Is Peace with the World a Reasonable Goal?
Prince of Peace

By now you may have heard about Christian celebrities who have either renounced their faith or are in the process of losing their faith.

The most recent celebrity to do so is Marty Sampson, a lyricist long associated with Hillsong and whose songs many of us have sung in our churches. Sampson wrote:

“I’m genuinely losing my faith, and it doesn’t bother me. Like, what bothers me now is nothing. I am so happy now, so at peace with the world. It’s crazy.”

He has since deleted the comment and qualified it by saying he was “struggling with many parts of the belief system that seem so incoherent with common human morality” and his faith is on “incredibly shaky ground.”

Struggling with doubts and questions is not unusual. Of course, few Christians have the kind of public platforms that people such as Marty Sampson and Josh Harris have.

But as Sampson tries to figure out how to get his spiritual life back on solid ground, it’s worth asking about his goal. Is his goal peace with the world, as he mentioned? Because if it is, then Christianity will never give him what he’s seeking, as these Bible verses attest:

  • Do not be conformed to this world, but be transformed by the renewal of your mind, that by testing you may discern what is the will of God, what is good and acceptable and perfect.”
    ~ Romans 12:2 ESV
  • “Do you not know that friendship with the world is enmity with God? Therefore whoever wishes to be a friend of the world makes himself an enemy of God.” ~ James 4:4 ESV
  •  “Do not be surprised, brothers, that the world hates you.”
    ~ I John 3:13 ESV

With growing animosity, our culture has set itself against the God of the Bible. Yes, to the point of hatred, including hatred of those who identify as Christ-followers. Even so, Christians are not to respond with hate in return. We are to love our enemies (Matthew 5:44).

But loving our enemies is not the same as being at peace with the world. For the foundation of a Christian’s faith will always put us at odds with a world system that has declared itself too wise to need God and too independent to be accountable to Him. A world which, at best, mocks our faith and, at worst, kills Christians who profess to belief in the God who sent His Son to die for those who hate Him.

Is Sampson, along with others, willing to obtain peace with the world at the cost of compromising or renouncing his Christian beliefs? Does he understand it’s those beliefs that engendered the hostility to begin with?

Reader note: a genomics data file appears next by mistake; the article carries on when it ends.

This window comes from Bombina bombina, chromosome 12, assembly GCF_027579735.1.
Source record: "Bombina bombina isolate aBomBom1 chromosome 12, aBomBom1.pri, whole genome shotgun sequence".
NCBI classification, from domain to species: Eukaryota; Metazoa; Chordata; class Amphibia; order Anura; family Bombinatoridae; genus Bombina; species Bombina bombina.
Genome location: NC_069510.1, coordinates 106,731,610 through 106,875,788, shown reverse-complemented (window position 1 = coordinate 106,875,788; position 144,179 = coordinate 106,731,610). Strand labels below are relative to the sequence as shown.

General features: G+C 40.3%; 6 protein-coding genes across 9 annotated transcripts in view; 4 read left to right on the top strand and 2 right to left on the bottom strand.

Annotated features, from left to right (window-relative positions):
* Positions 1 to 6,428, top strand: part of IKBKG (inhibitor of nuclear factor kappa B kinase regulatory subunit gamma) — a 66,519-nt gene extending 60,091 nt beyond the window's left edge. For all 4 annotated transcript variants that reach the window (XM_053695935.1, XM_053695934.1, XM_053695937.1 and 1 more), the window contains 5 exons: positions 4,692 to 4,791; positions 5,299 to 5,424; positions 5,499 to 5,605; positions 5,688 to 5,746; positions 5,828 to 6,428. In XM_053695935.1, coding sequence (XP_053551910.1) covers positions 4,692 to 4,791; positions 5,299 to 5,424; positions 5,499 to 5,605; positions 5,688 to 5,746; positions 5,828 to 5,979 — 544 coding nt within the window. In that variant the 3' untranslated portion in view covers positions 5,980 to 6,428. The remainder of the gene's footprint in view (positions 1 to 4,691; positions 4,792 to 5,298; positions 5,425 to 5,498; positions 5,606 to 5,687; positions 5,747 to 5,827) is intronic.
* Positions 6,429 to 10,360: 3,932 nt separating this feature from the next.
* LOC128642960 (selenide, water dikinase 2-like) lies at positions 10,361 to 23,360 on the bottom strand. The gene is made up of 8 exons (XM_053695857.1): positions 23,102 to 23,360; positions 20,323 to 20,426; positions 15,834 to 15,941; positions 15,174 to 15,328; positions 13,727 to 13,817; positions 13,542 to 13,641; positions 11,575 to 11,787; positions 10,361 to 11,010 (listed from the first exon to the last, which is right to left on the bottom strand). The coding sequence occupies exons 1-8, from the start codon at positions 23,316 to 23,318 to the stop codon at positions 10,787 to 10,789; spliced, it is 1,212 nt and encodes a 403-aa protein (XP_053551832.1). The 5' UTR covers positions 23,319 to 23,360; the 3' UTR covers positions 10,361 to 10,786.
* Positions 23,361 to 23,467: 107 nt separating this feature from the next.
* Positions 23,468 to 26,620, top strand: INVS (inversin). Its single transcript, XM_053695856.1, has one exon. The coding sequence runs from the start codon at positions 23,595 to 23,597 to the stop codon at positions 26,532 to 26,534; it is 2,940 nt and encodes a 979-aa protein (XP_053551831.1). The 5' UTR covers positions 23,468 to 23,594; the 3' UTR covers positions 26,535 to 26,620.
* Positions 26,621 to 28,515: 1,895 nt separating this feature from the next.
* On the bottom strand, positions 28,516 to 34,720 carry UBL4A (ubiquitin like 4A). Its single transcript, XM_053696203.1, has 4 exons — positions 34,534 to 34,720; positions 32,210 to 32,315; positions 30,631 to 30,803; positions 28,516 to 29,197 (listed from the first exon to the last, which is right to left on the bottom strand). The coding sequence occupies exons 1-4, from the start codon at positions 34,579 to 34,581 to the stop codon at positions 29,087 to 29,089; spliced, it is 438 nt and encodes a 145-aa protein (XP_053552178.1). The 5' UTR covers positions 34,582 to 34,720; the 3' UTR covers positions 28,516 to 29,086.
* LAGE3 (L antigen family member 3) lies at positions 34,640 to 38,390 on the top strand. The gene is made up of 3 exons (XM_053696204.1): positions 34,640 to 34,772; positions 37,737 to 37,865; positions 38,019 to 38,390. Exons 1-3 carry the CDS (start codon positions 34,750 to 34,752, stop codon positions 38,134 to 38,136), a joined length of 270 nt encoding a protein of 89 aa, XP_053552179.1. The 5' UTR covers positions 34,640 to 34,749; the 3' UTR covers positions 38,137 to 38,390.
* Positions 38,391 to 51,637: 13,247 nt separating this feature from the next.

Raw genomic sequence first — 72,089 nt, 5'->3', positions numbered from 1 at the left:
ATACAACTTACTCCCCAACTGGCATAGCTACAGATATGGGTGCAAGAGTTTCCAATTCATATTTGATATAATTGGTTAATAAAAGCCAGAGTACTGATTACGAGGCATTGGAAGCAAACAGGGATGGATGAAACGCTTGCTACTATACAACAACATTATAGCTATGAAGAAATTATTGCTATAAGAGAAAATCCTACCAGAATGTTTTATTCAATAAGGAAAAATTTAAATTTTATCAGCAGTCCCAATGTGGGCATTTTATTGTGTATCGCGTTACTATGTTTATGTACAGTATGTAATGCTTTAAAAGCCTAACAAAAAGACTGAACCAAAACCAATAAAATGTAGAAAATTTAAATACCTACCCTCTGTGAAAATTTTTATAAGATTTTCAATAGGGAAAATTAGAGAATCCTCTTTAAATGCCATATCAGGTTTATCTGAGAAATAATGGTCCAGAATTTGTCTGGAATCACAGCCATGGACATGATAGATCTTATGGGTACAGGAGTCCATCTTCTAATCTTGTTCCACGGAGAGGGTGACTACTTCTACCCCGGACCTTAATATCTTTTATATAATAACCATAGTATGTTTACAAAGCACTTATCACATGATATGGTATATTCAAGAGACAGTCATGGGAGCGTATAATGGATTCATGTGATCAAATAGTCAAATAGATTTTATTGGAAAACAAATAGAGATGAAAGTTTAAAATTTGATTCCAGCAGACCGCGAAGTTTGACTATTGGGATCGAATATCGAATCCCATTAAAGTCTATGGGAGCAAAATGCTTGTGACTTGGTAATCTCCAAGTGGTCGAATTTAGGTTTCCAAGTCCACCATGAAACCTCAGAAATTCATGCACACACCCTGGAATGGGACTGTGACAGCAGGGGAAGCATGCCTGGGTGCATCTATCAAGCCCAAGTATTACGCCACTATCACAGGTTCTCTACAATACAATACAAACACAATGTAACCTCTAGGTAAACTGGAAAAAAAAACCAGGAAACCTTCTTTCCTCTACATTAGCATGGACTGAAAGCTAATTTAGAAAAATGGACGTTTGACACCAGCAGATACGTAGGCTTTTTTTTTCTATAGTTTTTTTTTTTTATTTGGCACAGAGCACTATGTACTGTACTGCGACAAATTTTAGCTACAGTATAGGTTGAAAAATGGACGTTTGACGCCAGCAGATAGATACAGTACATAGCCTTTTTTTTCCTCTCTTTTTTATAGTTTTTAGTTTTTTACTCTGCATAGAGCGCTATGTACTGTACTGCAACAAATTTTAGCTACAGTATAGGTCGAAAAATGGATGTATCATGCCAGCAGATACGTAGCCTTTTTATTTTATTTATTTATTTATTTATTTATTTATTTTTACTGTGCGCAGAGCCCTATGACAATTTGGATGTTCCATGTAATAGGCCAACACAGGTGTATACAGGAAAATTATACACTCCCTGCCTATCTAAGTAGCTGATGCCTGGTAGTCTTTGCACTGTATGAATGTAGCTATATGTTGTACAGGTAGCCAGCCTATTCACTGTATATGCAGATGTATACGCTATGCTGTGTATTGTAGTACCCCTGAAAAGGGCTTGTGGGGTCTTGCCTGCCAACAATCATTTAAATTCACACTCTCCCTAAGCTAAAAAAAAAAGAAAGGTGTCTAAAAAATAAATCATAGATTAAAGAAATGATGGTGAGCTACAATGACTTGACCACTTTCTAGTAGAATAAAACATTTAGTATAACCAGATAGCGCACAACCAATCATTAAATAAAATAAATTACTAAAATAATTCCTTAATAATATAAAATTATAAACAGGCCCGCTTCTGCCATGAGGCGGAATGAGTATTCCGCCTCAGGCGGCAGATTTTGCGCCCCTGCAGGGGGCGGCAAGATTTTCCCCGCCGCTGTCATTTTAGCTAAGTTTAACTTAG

What about you and me?

  • Is peace with the world worth losing peace with God (Romans 5:1)?
  • Is acceptance by our culture worth giving up the acceptance we have in Christ (Ephesians 1:6)?
  • And is the temporary approval of the world worth losing our eternal identity in Christ (Galatians 1:10)?

Peace—real peace—is found in a relationship with the Prince of Peace. A relationship with the world apart from Jesus Christ can only provide a poor imitation.

The Christian life is the sum of more than just singing emotional songs and quoting Bible verses. It includes a willingness to endure suffering and the loss of the approval of others. Jesus Christ showed us what that looks like:

“Looking to Jesus, the founder and perfecter of our faith, who for the joy that was set before him endured the cross, despising the shame, and is seated at the right hand of the throne of God” (Hebrews 12:2).

Easier said than done? Yes. But not impossible, by the grace of God and the power of the Holy Spirit. Still, the choice is ours to make.

What will you choose?


 
Absolute Truth…or Not?

Is there such a thing as absolute truth?

If you answered yes, you share a traditional world view that is quickly falling out of favor in our culture.

If you said no, you’ve just contradicted yourself. Saying there’s no such thing as absolute truth is actually making an absolute truth statement!

Absolute truths are accepted in almost every meaningful discipline of life: mathematics, chemistry, biology. Two plus two equals four. Not three or five. It’s an accepted absolute.

So why, in a world where absolute truth exists in most disciplines of life, does it not apply to morality and spirituality? Who decided these two areas are an exception?

We’re living in a time when things are true until we don’t want them to be. Think about it.

  • By the world’s standards, a baby in the womb is a baby only if the mother wants the baby. Otherwise, it’s a “clump of cells.”
  • Our culture has decided binary gender—male and female—are now two of many options that are no longer exclusively male or female, despite physical biological evidence to the contrary. Gender is now “fluid” depending on the individual’s changing feelings.
  • Right and wrong are no longer absolutes, either. Now, what’s wrong for you may be right for me. And who are you to judge?
  • A recent Netflix documentary, Liberated, was created to “present the sexual landscape of our culture as it is rather than preach about it.” But critics were furious to learn it “showed the emptiness in hook-up culture and one-night-stands.” Apparently, it’s no longer acceptable to speak the truth.